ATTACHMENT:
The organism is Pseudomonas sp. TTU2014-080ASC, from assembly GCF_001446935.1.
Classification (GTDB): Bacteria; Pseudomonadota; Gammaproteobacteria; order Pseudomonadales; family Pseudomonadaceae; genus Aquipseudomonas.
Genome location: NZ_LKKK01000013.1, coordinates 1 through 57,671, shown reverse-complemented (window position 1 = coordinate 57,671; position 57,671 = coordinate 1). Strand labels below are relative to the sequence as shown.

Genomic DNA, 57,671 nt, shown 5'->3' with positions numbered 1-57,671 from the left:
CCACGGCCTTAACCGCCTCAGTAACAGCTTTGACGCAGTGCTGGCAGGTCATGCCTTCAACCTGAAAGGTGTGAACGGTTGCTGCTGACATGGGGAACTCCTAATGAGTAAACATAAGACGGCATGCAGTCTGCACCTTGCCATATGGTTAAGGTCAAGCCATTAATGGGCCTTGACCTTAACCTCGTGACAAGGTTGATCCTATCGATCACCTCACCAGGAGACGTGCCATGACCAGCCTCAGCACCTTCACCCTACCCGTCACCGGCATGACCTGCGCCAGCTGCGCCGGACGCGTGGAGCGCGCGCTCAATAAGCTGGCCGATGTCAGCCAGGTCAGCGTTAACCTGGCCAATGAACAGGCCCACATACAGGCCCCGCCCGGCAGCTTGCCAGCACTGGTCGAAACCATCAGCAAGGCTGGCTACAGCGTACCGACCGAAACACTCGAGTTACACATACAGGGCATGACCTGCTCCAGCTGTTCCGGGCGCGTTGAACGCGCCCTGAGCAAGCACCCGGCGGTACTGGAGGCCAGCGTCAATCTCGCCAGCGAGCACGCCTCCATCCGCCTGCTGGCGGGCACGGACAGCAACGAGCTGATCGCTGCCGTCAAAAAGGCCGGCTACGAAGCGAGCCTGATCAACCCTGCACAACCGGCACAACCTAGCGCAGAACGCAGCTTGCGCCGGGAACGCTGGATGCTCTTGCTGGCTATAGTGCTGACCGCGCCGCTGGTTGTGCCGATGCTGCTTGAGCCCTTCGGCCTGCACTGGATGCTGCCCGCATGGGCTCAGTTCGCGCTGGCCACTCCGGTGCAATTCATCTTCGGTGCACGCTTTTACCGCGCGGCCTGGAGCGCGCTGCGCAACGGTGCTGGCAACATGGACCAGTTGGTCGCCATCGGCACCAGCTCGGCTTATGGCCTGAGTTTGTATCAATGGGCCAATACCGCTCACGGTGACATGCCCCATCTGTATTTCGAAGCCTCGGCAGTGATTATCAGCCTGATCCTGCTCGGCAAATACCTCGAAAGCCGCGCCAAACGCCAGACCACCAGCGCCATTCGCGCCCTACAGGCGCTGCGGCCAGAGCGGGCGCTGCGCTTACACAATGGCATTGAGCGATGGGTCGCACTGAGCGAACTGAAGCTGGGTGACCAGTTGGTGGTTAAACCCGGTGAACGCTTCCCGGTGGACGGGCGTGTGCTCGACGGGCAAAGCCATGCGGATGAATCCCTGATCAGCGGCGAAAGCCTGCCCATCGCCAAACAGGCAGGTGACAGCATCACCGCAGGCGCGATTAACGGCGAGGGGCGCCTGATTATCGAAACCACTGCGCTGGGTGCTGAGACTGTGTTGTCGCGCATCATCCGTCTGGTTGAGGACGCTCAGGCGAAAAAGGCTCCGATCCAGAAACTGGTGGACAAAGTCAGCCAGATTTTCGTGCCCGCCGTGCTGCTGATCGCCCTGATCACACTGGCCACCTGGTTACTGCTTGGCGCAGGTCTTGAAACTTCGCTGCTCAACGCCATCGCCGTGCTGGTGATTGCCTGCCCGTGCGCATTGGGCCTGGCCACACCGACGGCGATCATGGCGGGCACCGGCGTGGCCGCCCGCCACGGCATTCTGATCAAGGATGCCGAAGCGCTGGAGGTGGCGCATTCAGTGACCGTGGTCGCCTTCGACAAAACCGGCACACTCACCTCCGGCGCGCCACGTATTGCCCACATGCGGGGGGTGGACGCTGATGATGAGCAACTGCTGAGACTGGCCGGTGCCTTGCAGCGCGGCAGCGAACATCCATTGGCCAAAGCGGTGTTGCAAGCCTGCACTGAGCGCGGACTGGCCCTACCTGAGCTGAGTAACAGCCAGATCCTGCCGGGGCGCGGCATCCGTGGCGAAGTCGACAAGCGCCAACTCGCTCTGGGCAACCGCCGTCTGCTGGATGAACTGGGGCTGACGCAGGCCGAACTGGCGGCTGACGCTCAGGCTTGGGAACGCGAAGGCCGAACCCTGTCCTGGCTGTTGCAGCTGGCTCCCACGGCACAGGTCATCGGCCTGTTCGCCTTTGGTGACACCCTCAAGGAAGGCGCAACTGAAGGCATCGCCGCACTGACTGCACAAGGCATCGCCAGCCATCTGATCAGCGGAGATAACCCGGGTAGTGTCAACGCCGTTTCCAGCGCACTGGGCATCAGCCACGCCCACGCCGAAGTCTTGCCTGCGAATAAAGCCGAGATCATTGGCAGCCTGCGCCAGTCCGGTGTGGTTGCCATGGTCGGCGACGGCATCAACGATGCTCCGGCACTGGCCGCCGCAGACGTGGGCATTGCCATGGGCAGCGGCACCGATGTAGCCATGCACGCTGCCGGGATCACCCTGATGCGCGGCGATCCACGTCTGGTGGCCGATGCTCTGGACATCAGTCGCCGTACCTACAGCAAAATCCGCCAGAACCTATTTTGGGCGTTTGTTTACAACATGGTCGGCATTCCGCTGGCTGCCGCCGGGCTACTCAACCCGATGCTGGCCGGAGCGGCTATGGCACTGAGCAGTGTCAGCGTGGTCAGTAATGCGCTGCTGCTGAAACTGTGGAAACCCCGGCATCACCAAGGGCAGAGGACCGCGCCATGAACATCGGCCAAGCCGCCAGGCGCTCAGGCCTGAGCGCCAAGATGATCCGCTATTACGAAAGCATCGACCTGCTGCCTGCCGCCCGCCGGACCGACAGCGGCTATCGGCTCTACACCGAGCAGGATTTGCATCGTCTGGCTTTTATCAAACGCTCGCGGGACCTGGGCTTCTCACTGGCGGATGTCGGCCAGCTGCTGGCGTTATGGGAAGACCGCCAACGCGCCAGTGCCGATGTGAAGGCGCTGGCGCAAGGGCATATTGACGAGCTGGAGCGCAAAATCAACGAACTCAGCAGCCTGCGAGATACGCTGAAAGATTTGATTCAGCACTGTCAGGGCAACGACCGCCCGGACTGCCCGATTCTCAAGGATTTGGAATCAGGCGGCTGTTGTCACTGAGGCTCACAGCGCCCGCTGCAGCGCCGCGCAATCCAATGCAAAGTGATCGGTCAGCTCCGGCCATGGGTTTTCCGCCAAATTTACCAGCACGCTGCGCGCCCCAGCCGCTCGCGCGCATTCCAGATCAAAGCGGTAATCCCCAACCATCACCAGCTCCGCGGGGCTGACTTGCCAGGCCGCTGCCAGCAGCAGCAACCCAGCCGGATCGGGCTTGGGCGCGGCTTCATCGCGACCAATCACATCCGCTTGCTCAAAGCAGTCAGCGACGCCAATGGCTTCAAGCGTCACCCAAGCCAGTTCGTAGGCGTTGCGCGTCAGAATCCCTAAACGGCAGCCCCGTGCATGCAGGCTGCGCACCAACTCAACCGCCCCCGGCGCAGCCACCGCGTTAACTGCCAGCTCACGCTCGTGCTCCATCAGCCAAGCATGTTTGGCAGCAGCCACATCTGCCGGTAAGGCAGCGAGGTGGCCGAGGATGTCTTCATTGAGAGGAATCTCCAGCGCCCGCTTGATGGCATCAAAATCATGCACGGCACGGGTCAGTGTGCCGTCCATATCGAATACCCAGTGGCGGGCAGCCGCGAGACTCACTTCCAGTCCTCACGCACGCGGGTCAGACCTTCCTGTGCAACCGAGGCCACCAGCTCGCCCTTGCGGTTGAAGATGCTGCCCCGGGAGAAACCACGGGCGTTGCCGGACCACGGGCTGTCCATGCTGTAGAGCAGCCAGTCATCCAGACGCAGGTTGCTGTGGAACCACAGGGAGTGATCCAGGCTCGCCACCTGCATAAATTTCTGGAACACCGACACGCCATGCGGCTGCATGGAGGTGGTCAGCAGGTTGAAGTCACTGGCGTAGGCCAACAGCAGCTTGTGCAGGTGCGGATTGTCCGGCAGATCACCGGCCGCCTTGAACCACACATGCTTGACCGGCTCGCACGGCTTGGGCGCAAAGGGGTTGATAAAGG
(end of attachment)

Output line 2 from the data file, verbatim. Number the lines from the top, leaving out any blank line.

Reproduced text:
Classification (GTDB): Bacteria; Pseudomonadota; Gammaproteobacteria; order Pseudomonadales; family Pseudomonadaceae; genus Aquipseudomonas.